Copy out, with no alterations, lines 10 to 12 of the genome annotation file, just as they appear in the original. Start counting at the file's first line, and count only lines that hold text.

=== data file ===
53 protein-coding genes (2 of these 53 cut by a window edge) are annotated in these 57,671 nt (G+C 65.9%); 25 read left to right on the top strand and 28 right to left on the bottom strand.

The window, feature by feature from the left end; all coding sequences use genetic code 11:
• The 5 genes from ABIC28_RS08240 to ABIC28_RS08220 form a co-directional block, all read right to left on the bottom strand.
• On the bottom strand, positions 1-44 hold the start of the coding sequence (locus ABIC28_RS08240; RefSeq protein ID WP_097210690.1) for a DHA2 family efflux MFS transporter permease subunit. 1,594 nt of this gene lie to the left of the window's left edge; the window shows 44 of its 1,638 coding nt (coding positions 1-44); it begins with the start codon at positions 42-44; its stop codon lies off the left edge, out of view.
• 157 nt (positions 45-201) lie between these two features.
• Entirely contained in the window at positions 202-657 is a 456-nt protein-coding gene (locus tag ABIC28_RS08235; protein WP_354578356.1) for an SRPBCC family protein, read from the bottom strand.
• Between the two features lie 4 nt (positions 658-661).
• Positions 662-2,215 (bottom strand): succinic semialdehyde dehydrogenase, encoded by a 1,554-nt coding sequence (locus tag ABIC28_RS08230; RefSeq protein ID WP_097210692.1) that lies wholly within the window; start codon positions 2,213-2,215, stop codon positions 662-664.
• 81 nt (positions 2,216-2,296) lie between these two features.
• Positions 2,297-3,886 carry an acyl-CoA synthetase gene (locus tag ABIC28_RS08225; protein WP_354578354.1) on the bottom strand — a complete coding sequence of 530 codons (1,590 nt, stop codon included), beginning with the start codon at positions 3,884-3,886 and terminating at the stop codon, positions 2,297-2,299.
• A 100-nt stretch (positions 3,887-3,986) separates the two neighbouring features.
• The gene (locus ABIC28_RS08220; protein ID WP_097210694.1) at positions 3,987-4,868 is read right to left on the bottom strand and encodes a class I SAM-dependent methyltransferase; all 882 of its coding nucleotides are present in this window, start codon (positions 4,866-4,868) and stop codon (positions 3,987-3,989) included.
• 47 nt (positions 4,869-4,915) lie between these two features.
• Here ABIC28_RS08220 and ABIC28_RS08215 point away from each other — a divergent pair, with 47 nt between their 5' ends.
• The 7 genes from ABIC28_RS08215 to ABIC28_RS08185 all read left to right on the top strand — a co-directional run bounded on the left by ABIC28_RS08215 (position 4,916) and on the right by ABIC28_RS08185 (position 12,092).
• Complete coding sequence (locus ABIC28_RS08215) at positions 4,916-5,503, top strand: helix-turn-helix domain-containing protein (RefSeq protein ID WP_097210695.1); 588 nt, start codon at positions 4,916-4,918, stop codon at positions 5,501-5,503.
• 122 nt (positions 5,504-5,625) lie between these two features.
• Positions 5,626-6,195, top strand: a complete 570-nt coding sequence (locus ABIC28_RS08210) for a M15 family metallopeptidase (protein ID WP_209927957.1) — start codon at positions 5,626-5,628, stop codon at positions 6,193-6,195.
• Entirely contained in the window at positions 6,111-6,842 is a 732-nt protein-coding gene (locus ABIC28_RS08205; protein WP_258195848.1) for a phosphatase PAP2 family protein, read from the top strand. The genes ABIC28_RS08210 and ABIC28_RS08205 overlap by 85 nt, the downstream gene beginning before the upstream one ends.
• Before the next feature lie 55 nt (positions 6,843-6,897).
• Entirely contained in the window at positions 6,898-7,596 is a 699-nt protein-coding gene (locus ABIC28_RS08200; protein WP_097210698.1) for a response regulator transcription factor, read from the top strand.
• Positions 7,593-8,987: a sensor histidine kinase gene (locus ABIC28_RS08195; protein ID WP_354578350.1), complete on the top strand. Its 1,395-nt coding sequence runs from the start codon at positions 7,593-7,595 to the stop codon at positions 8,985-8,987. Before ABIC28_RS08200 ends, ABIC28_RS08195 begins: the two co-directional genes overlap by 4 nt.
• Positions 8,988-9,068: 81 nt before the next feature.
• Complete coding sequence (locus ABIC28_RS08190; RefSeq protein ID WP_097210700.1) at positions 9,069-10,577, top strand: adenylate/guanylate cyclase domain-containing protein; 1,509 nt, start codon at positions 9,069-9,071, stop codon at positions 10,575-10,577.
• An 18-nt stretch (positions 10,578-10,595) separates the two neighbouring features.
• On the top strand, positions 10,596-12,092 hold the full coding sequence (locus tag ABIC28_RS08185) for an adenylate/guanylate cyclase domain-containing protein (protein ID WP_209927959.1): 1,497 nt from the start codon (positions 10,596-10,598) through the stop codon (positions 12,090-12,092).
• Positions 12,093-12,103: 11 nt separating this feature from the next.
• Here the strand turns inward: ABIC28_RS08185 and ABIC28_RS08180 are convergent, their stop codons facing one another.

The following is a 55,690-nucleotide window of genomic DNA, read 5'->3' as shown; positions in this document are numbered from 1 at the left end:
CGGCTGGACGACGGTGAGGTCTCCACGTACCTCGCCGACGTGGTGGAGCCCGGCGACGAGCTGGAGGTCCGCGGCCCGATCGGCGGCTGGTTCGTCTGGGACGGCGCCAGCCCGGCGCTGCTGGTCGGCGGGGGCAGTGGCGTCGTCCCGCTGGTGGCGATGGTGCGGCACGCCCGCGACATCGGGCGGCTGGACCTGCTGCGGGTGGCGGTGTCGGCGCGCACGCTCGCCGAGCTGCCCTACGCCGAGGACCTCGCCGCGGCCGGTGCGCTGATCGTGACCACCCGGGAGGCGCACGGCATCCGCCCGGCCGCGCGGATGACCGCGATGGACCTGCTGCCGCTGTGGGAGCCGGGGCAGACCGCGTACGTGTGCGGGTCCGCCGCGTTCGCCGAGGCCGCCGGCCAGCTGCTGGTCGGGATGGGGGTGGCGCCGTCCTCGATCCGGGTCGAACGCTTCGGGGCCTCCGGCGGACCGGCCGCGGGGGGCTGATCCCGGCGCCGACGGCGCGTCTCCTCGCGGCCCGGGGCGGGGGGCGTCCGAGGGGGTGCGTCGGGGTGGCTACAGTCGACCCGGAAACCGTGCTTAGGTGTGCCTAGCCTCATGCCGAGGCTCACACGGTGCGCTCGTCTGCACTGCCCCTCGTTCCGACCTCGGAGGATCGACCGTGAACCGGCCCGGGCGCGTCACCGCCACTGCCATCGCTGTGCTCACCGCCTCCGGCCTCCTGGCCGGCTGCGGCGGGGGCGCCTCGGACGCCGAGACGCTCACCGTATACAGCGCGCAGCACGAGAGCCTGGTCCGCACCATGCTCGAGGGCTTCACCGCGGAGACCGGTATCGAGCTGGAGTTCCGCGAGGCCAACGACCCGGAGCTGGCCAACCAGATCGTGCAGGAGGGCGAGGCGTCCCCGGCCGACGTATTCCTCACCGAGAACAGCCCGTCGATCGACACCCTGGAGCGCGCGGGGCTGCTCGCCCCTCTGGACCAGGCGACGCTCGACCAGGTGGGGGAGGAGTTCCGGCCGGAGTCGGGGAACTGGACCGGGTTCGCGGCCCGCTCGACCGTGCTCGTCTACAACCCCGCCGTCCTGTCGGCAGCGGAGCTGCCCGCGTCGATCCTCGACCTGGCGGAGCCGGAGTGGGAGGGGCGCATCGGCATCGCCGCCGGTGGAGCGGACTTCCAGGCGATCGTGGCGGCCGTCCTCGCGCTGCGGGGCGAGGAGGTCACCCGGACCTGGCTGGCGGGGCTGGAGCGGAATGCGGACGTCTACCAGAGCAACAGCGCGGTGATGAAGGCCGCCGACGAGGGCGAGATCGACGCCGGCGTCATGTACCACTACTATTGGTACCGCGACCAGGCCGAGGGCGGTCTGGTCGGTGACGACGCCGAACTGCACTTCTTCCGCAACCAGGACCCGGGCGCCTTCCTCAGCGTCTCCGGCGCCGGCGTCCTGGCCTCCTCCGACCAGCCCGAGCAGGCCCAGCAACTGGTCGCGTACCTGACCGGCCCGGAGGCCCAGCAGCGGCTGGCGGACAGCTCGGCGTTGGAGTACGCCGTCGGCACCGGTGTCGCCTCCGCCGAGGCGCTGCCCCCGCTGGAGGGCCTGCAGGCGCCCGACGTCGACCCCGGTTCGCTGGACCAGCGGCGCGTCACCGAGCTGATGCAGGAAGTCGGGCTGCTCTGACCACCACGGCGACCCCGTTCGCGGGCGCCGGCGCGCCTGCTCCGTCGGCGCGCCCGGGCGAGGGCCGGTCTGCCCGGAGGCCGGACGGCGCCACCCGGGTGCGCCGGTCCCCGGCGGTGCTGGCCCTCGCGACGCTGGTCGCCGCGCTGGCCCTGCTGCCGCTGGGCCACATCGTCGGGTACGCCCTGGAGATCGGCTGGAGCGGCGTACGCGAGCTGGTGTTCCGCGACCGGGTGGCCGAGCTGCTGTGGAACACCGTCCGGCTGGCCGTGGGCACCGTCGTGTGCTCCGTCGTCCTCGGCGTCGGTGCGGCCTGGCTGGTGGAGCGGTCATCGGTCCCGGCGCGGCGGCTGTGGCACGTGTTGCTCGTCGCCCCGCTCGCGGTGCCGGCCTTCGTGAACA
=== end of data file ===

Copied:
• Positions 2,297-3,886 carry an acyl-CoA synthetase gene (locus tag ABIC28_RS08225; protein WP_354578354.1) on the bottom strand — a complete coding sequence of 530 codons (1,590 nt, stop codon included), beginning with the start codon at positions 3,884-3,886 and terminating at the stop codon, positions 2,297-2,299.
• A 100-nt stretch (positions 3,887-3,986) separates the two neighbouring features.
• The gene (locus ABIC28_RS08220; protein ID WP_097210694.1) at positions 3,987-4,868 is read right to left on the bottom strand and encodes a class I SAM-dependent methyltransferase; all 882 of its coding nucleotides are present in this window, start codon (positions 4,866-4,868) and stop codon (positions 3,987-3,989) included.